Protocol Message Buffers for C
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README.rdoc

protomsg

Protocol Message Buffers for C. This gem generates C socket code for reading and writing messages described in the protomsg DSL. The code is highly optimised and often similar to what you would write by hand manually.

Overview

Input for a 'request' message:

request {
  int     type
  string  key
  raw     data
}

Output is a header file of macros for reading, writing and manipulating request messages:

// attribute getters
get_request_type
get_request_key
get_request_data

// attribute setters
set_request_type
set_request_key
set_request_data

// lengths
request_key_length
request_data_length
request_length

// memory & IO
init_request
free_request
write_request
read_request

The macros generate highly optimised copy free socket code (using scatter/gather IO functions), and automatically check message sanity and handle incomplete reads and writes. The generated code is often very similar to what you would write by hand, and in some cases is even faster.

Usage

Call the protomsg script with the message types input file.

$ protomsg mymessages.protomsg
Created protomsg.h
Created request_message.h

Each file may describe multiple message types. The format for each message type is:

message_type_name {
    attribute_type  attribute_name
    ...
}

All message type and attribute names must be valid C identifiers. Valid attribute types are:

int     64 bit signed integer
float   64 bit float
string  C string
raw     Raw bytes

Example

Once you have defined your message types, sending and receiving messages is easy. For example, given the following message type definitions:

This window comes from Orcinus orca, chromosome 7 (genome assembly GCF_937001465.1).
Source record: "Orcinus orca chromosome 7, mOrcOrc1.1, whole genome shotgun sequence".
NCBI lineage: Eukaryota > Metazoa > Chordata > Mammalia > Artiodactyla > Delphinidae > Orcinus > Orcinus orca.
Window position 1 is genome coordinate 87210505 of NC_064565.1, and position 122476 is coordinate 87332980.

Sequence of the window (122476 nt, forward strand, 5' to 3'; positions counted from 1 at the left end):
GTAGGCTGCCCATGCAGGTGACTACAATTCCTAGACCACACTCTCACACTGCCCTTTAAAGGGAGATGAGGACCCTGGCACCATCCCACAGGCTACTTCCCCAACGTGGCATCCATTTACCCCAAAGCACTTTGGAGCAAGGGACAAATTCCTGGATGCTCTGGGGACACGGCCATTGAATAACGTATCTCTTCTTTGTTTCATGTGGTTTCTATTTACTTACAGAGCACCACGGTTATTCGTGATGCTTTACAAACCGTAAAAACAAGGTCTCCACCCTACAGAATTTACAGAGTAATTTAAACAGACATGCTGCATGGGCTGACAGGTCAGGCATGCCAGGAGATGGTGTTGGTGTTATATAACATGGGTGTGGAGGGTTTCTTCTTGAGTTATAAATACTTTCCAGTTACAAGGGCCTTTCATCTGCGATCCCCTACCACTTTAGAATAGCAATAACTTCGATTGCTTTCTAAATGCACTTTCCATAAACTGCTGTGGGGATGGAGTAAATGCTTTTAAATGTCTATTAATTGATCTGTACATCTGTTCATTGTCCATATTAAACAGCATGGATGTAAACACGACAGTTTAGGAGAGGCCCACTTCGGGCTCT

# ping_message.protomsg
ping {
    int     number
    string  message
}

response {
    int     code
}

Use the protomsg script:

$ protomsg ping_message.protomsg
Created protomsg.h
Created ping_message.h
Creates response_message.h

A number of utility macros are defined that make it easy to write clients and servers. An example client could be written as:

#include "response_message.h"
#include "ping_message.h"

int main(void) {
    int error, server;
    response *r;
    ping *p;

    // create the ping message
    init_ping(p);
    set_ping_number(p, 1);
    set_ping_message(p, "Hello World!");

    // connect to the server and send the message
    connect_to_server("localhost", 9000, server, error);
    write_ping(p, server, error);

    // read a response message
    read_response(r, server, error);
    printf("Response code was: %llu\n", get_response_code(r));
}

And the corresponding server could be:

#include "response_message.h"
#include "ping_message.h"

int main(void) {
    int error, server, client;
    response *r;
    ping *p;

    // start a server and wait for a ping message
    create_server_socket(9000, 1, server, error);
    accept_client(server, client, error);
    read_ping(p, client, error);
    printf("Received ping: %llu, %s\n", get_ping_number(p), get_ping_message(p));

    // create a response message and send
    init_response(r);
    set_response_code(r, 1);
    write_response(r, client, error);
}

It's not necessary to use the included socket helper macros - you can use proto messages over any socket - but for simple client/server applications like this they help reduce the amount of code required to get something running quickly.

Known Issues

All clients are servers are assumed to be on machines of the same endianess. The simple socket creation macros can't create IP6 sockets as yet. Writev is used to send messages; an error is currently raised when an incomplete write completes, rather than restart the write where it was left off.